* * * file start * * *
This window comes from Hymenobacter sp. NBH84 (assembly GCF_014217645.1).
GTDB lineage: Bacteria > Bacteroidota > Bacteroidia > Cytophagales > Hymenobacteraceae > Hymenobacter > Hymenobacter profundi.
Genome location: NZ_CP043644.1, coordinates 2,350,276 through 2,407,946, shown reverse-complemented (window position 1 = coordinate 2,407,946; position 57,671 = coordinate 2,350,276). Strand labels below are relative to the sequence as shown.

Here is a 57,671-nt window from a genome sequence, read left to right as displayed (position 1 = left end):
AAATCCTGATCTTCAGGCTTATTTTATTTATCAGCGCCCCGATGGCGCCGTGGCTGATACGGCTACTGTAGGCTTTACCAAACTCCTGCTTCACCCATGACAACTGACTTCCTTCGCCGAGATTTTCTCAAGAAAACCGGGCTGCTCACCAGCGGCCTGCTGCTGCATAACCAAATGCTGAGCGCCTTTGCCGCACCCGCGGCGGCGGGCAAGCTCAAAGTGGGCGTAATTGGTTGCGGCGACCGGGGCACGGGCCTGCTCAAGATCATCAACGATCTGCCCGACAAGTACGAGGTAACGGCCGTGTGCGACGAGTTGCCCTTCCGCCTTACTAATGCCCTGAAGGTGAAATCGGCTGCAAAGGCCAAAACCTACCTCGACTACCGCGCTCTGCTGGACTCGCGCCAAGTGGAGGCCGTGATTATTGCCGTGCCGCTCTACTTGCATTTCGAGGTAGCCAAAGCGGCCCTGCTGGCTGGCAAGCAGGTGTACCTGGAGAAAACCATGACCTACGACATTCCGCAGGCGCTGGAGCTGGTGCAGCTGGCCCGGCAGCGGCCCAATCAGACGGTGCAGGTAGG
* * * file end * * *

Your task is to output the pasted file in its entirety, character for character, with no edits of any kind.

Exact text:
This window comes from Hymenobacter sp. NBH84 (assembly GCF_014217645.1).
GTDB lineage: Bacteria > Bacteroidota > Bacteroidia > Cytophagales > Hymenobacteraceae > Hymenobacter > Hymenobacter profundi.
Genome location: NZ_CP043644.1, coordinates 2,350,276 through 2,407,946, shown reverse-complemented (window position 1 = coordinate 2,407,946; position 57,671 = coordinate 2,350,276). Strand labels below are relative to the sequence as shown.

Here is a 57,671-nt window from a genome sequence, read left to right as displayed (position 1 = left end):
AAATCCTGATCTTCAGGCTTATTTTATTTATCAGCGCCCCGATGGCGCCGTGGCTGATACGGCTACTGTAGGCTTTACCAAACTCCTGCTTCACCCATGACAACTGACTTCCTTCGCCGAGATTTTCTCAAGAAAACCGGGCTGCTCACCAGCGGCCTGCTGCTGCATAACCAAATGCTGAGCGCCTTTGCCGCACCCGCGGCGGCGGGCAAGCTCAAAGTGGGCGTAATTGGTTGCGGCGACCGGGGCACGGGCCTGCTCAAGATCATCAACGATCTGCCCGACAAGTACGAGGTAACGGCCGTGTGCGACGAGTTGCCCTTCCGCCTTACTAATGCCCTGAAGGTGAAATCGGCTGCAAAGGCCAAAACCTACCTCGACTACCGCGCTCTGCTGGACTCGCGCCAAGTGGAGGCCGTGATTATTGCCGTGCCGCTCTACTTGCATTTCGAGGTAGCCAAAGCGGCCCTGCTGGCTGGCAAGCAGGTGTACCTGGAGAAAACCATGACCTACGACATTCCGCAGGCGCTGGAGCTGGTGCAGCTGGCCCGGCAGCGGCCCAATCAGACGGTGCAGGTAGG